The good news is that all peer-to-peer lending platforms in the UK are regulated by the Financial Conduct Authority (FCA). For borrowers, this provides added protection if things go wrong. In addition, most peer-to-peer lending platforms have strict vetting procedures in place for both borrowers and lenders.
For lenders, one of the benefits of peer-to-peer lending is that they can spread risk by investing in a number of different loans. This means that if one loan goes into default, there’ll be less impact on their finances.
Selecting the best peer-to-peer lending platform
As a borrower, there are several factors that you’ll want to consider before selecting a peer-to-peer lending platform. The more research and diligence you conduct, the better the repayment terms you’re likely to get. These factors include:
- Lending rate: make sure that your selected platform offers the right rates for the amount of money that you’d like to borrow.
- Your credit history: this’ll impact the amount of money that investors are willing to offer you.
- Company history: lending platforms will consider how long your company has been in existence.
- Business size: small businesses are typically offered lower amounts and higher rates due to the increased risk.
Peer-to-peer lending and taxes
When it comes to peer-to-peer lending and taxes, this only applies to the lending party. Any interest lenders make on the loan will be taxable in the same way that tax is paid on other forms of income. So, lenders would need to contact HMRC if they receive interest payments without a tax deduction. If the borrower doesn’t repay the loan, then lenders can offset any losses against the interest they’ve received before they pay tax.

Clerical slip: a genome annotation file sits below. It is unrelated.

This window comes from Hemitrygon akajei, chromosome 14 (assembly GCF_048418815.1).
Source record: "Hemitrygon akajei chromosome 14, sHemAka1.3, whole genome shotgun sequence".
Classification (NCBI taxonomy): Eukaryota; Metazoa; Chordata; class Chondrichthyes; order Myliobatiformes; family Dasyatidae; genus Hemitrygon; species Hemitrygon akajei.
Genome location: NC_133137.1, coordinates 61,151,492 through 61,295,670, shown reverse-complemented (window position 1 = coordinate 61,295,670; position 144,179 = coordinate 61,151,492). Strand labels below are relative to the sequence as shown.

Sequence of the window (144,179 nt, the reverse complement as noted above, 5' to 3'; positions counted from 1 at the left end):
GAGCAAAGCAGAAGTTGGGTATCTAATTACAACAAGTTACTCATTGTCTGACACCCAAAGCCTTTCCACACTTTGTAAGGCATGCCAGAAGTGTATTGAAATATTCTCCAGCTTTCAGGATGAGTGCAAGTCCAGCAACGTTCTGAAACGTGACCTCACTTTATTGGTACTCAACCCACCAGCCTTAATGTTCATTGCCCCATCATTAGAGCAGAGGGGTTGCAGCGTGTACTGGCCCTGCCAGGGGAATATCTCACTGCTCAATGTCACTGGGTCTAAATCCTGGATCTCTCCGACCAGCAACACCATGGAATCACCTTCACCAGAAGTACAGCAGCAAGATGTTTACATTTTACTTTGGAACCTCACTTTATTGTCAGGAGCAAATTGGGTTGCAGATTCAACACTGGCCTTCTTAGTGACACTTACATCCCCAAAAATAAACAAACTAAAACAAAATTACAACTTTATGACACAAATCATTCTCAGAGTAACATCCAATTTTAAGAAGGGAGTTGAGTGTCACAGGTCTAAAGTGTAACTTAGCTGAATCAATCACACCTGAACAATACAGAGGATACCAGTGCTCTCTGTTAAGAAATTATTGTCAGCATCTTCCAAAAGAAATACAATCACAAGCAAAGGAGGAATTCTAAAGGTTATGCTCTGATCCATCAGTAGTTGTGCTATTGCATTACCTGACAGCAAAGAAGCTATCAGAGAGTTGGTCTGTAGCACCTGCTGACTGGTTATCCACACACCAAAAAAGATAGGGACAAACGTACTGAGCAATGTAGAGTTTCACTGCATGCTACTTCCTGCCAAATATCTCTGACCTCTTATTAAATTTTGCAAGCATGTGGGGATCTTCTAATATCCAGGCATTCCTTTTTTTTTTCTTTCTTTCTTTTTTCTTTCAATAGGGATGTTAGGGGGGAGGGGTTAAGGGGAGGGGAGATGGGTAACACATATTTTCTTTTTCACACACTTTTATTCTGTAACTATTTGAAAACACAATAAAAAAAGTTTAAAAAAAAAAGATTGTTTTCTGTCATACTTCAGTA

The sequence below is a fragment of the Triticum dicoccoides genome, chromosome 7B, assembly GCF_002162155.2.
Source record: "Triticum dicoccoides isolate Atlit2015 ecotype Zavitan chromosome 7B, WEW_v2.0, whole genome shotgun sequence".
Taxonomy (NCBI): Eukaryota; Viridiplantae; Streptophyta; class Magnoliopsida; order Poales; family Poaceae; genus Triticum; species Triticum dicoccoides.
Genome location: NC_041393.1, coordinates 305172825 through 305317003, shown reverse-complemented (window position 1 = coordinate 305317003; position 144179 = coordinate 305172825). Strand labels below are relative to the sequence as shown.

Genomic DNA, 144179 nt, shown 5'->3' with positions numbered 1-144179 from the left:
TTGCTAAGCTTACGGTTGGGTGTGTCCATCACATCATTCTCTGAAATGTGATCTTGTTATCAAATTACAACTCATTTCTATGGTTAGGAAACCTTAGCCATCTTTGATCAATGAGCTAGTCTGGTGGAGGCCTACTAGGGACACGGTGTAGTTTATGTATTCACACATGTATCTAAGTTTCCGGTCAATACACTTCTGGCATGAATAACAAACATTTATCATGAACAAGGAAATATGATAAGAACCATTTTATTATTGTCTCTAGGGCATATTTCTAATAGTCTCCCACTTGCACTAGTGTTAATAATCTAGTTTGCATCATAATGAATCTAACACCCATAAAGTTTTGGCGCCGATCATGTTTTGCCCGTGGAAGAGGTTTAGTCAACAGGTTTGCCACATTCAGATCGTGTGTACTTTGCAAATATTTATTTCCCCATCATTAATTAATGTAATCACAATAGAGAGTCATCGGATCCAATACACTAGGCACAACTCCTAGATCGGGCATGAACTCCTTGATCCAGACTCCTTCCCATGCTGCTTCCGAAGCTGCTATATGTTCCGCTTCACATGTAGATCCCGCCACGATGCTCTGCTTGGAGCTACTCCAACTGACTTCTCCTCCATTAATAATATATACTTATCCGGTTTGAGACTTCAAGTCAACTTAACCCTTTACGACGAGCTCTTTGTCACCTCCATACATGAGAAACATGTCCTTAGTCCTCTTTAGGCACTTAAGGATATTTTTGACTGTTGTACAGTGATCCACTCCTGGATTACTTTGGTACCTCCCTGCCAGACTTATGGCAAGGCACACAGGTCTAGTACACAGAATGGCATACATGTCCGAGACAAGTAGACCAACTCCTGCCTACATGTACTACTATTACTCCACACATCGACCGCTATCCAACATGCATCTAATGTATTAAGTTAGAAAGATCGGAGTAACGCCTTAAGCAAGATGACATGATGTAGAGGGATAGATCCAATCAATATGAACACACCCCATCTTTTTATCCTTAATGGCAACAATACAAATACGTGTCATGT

What’s the difference between peer-to-peer lending and crowdfunding?
Peer-to-peer lending and crowdfunding are quite similar methods of funding. Both are alternative methods for businesses or individuals to gain funding, which involve individuals investing in a project or a business,
However, peer-to-peer lending and crowdfunding can be quite different. Here’s why:
Crowdfunding is often used as a word to generalise funding that comes from the public. Reward-based crowdfunding and equity crowdfunding are two specific examples: they offer rewards, such as a gift from backing a Kickstarter project – or a stake in equity from a successful round of funding. Peer-to-peer lending, however, rewards its investors by paying a percentage in interest back.
There’s a risk with crowdfunding that the investor may lose their original investment completely if the project fails. For the business seeking funds, it’s clear to see the advantages. Generally, crowdfunding lends itself well to those with high knowledge in a subject, as well as hosting a closer relationship between the two parties. Peer-to-peer lending is a significantly less risky method of investing as it makes more reliable returns. It comes with its own risks but is usually a safer option than taking a punt on a new company’s shares.
Discover some P2P lending alternatives below.
Alternatives to peer-to-peer lending?
Business Credit Cards: if you are looking for a short-term fix to purchase inventory or support cash flow then a business credit card might be a suitable option.
More to read on business funding options
- Borrow up to £500,000
- Repay early with no fees
- From 1 day to 24 months
- Applying won't affect your credit score